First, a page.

Graphite - Chestnut Loke

EricEric USA
edited August 1 in year-1996

'Chestnut Loke' is very much a laid-back affair, I really wasn't expecting another Spring, Cressida or Gracious thanks to a prog vendor who tipped me off in advance, still, it's all very trippy which isn't necessarily a bad thing.

Graphite - Chestnut Loke
ARTIST: Graphite
ALBUM: Chestnut Loke
LABEL: Audio Archives
YEAR: 1996

LINEUP: Chris Gore - mellotron, organ, piano * Dave Hook - guitar * Keith Allen - vocals * John Jackman, Dave Anderson - bass * Peter Dry, Billy Rankin - drums

TRACK LISTING: 01 Starflight Over The Skies * 02 Chestnut Loke * 03 Tide * 04 Freedom * 05 A Dragons Tale * 06 Dawn (Morning Has Come) * 07 Set It Free * 08 Out In The Rain * 09 Don't You Think It's Kinda Sad * 10 In Our Country Home * 11 Evil Arms * 12 Spring * 13 Autumn * 14 She's Gone Away * 15 I'm Feelin' Low * 15 I'm Feelin' Low * 16 Freedom (Reprise)


This rural looking lot recorded a bucket load of material most of which was never issued sans a couple singles. Oddly enough those 45's do not appear on this collection put together by the excellent Audio Archives label although my slightly educated guess is they weren't 'prog' enough to appear here. Whatever the reasons for their exclusion, this is still a perplexing release which I'll get to in a moment, but first some history.

Graphite formed in Reading England, and gigged extensively supporting Roxy Music, Pink Floyd, Mott The Hoople and T Rex, but probably their biggest claim to fame and rightfully so was appearing at Cornwall's 'Tregye Festival' in 1971 billed above none other than Queen.

Of course Queen were unsigned and unknowns at the time but I'm sure Graphite have had a good laugh over that in the years since! They did have the foresight to record their own set from the Festival (headlined by Arthur Brown's Kingdom Come) which was released by Audio Archives as 'Live in Cornwall 1971' in 1998 although I believe is now out of print.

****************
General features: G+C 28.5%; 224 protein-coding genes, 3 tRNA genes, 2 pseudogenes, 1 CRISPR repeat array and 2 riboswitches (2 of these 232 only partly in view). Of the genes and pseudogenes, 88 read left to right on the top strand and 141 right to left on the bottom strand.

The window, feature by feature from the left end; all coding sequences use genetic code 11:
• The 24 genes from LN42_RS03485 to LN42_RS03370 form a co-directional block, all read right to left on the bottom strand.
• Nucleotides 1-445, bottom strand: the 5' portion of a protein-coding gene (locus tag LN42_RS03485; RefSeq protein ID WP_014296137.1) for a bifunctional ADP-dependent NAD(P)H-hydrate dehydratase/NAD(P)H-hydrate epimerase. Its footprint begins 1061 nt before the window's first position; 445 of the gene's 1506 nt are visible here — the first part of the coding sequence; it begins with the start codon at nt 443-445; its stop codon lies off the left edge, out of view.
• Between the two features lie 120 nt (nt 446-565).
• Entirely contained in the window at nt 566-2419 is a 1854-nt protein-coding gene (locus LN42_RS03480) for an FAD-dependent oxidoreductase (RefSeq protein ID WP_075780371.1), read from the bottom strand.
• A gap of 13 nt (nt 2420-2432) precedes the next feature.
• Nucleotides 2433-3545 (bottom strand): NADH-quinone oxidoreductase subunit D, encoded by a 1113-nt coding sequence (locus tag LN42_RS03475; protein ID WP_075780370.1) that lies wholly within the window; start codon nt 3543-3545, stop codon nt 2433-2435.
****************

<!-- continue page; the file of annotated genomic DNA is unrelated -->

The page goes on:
The Songs

'Chestnut Loke' is very much a laid-back affair and believe it or not I'm still not sure if I like it or not having owned this disc for the better part of a decade. I really wasn't expecting another Spring, Cressida or Gracious thanks to a prog vendor who tipped me off in advance.

Still, it's all very trippy which isn't necessarily a bad thing and on 'Starlight Over The Skies' a classical influence does creep into the group's sound, but the title track never really takes off and I wonder what significance was attached to the song? 'Tide' is pretty much the same and it's here I detect more of an American west coast psychedelic vibe than anything English and this runs through the better part of the disc similar to the direction Man would take and probably gone down a storm in San Francisco's Haight-Ashbury during its waning days.

'Freedom' picks it up a little bit and is reprised on the last cut, but overall I'm left unimpressed and Graphite despite a handful of good cuts including later down the track list, 'Autumn' and my favourite The Byrds influenced 'She's Gone Away' never really cut the mustard for this reviewer.

In Summary

Changing their name to Sinbad in 1974, the band released their last single (again- not on this disc) and split. Pop pressures I'm sure played a part, but no matter. Graphite didn't succeed for a reason. It's all about the songs and the hooks even in the prog sphere, something these guys noticeably forgot.

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